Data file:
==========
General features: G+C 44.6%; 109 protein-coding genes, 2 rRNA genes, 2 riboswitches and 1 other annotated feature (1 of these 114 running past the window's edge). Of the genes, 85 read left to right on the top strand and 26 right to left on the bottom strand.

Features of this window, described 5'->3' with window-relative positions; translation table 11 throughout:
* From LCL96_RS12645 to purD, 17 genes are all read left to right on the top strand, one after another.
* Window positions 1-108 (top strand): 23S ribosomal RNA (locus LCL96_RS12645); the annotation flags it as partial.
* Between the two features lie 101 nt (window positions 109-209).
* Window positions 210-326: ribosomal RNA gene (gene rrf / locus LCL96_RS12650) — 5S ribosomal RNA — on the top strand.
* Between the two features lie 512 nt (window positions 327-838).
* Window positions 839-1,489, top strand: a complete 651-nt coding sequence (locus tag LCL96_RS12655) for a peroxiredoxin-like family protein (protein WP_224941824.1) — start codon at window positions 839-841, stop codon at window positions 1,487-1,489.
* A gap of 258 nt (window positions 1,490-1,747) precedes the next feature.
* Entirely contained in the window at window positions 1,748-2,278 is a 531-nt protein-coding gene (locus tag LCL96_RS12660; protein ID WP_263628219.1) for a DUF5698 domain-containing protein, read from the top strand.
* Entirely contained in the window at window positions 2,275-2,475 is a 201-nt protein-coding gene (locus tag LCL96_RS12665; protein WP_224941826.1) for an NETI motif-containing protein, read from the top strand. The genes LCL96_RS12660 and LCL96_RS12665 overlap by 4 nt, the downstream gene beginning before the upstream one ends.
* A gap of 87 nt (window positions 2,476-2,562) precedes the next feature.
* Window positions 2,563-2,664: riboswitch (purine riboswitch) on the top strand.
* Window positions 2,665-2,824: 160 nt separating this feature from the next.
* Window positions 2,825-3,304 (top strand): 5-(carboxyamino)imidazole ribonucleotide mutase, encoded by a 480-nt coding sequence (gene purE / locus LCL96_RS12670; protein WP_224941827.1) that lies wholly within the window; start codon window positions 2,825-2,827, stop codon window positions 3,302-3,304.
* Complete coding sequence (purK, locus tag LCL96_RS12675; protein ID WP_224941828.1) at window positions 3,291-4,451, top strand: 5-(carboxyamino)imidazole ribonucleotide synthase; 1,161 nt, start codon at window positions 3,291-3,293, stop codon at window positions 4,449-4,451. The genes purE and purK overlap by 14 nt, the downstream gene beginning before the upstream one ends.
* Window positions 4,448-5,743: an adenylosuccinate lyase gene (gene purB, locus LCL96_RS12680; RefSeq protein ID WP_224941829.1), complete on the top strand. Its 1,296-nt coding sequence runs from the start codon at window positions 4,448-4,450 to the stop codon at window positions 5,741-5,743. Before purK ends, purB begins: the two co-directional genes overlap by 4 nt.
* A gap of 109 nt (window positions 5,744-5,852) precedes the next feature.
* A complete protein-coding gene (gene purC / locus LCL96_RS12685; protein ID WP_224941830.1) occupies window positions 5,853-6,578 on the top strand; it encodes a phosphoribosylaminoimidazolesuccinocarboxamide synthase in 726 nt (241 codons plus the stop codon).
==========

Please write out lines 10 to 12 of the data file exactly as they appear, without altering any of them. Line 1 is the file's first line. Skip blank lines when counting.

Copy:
* Entirely contained in the window at window positions 1,748-2,278 is a 531-nt protein-coding gene (locus tag LCL96_RS12660; protein ID WP_263628219.1) for a DUF5698 domain-containing protein, read from the top strand.
* Entirely contained in the window at window positions 2,275-2,475 is a 201-nt protein-coding gene (locus tag LCL96_RS12665; protein WP_224941826.1) for an NETI motif-containing protein, read from the top strand. The genes LCL96_RS12660 and LCL96_RS12665 overlap by 4 nt, the downstream gene beginning before the upstream one ends.
* A gap of 87 nt (window positions 2,476-2,562) precedes the next feature.